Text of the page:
Elif Batuman is a grad student in Russian literature, and these essays are about her adventures. Aside from some dense portions related to the actual Russian literature, this book moves, due in no small part to Batuman’s dry, quick-witted humor that pokes fun at everyone from the Uzbek landlord who feeds her from an ant-covered jam jar to the elderly professor who literally shits his pants. The real gems, however, are Batuman’s introduction on why she avoided creative writing (reminiscent of her essay “Get a Real Degree”) and her reflections on grad student obsessions—both pointed commentaries on academia.
An aloof college student falls in love with his best friend, a wannabe writer beatnik—the only catch is that she’s also in love with a businesswoman seventeen years older than her. Sumire’s an outgoing, speaks-her-mind girl in classic Murakami fashion (she reminded me of Midori in Norwegian Wood) who gives life to much of the novel, which Murakami tells in short spurts between section breaks. While a lot of Murakami’s subject matter feels familiar, the story’s compactness keeps it moving, with the ending evoking an uncertain stillness that makes the whole novel seem more whole.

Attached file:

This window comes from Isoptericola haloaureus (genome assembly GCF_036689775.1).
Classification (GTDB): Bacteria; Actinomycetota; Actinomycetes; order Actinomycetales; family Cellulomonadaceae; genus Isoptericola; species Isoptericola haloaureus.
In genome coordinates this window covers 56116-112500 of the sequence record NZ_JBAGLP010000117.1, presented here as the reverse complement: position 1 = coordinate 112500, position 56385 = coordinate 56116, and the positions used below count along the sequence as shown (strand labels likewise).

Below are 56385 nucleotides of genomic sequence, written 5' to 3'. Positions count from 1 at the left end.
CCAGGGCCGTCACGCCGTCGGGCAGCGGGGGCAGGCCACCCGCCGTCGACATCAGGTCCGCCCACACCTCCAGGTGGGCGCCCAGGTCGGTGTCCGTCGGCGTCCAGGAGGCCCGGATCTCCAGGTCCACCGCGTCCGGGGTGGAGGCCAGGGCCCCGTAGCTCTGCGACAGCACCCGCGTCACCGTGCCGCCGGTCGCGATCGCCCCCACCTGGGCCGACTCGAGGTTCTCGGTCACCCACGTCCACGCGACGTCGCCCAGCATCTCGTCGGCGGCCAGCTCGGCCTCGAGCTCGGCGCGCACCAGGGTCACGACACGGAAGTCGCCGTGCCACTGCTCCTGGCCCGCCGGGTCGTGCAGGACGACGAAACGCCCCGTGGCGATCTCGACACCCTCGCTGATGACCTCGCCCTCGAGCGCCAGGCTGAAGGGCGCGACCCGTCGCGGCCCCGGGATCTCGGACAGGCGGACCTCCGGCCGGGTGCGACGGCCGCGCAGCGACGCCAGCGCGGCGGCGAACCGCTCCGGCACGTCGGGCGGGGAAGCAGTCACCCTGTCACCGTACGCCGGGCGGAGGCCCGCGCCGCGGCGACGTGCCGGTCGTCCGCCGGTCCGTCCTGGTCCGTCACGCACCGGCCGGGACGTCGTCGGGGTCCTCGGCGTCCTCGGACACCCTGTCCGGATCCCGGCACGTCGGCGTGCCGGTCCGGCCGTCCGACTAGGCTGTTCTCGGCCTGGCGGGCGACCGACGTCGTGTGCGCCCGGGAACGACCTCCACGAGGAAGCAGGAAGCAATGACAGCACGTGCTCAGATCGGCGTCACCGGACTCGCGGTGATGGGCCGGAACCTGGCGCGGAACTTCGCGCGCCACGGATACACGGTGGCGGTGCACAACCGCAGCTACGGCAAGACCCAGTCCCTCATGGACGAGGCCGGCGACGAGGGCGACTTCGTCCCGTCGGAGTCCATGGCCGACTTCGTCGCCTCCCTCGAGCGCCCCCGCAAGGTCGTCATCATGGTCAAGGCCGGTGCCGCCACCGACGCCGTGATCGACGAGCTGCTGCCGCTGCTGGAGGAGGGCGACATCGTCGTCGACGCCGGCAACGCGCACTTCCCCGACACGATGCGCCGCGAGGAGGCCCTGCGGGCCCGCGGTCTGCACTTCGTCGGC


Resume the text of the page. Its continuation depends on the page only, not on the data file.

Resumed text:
I like David Sedaris’s writing because it’s funny, easy to read, and poignant, and most things I like satisfy at least two of these. His latest collection is mostly essays with a few fiction monologues thrown in (the best of which, “I Brake for Traditional Marriage,” features a disoriented right-winger who murders his family and wants to grow a mustache like Yosemite Sam’s), but I enjoyed it slightly less than his earlier work because most of the essays (about, say, losing your passport or picking up highway trash) feel less zany. It still earns a solid four Kafkas, though.
Where I Got It
Christmas Gift, 2015.
David Sedaris’s Website
David Sedaris Reads 50 Shades of Grey (video)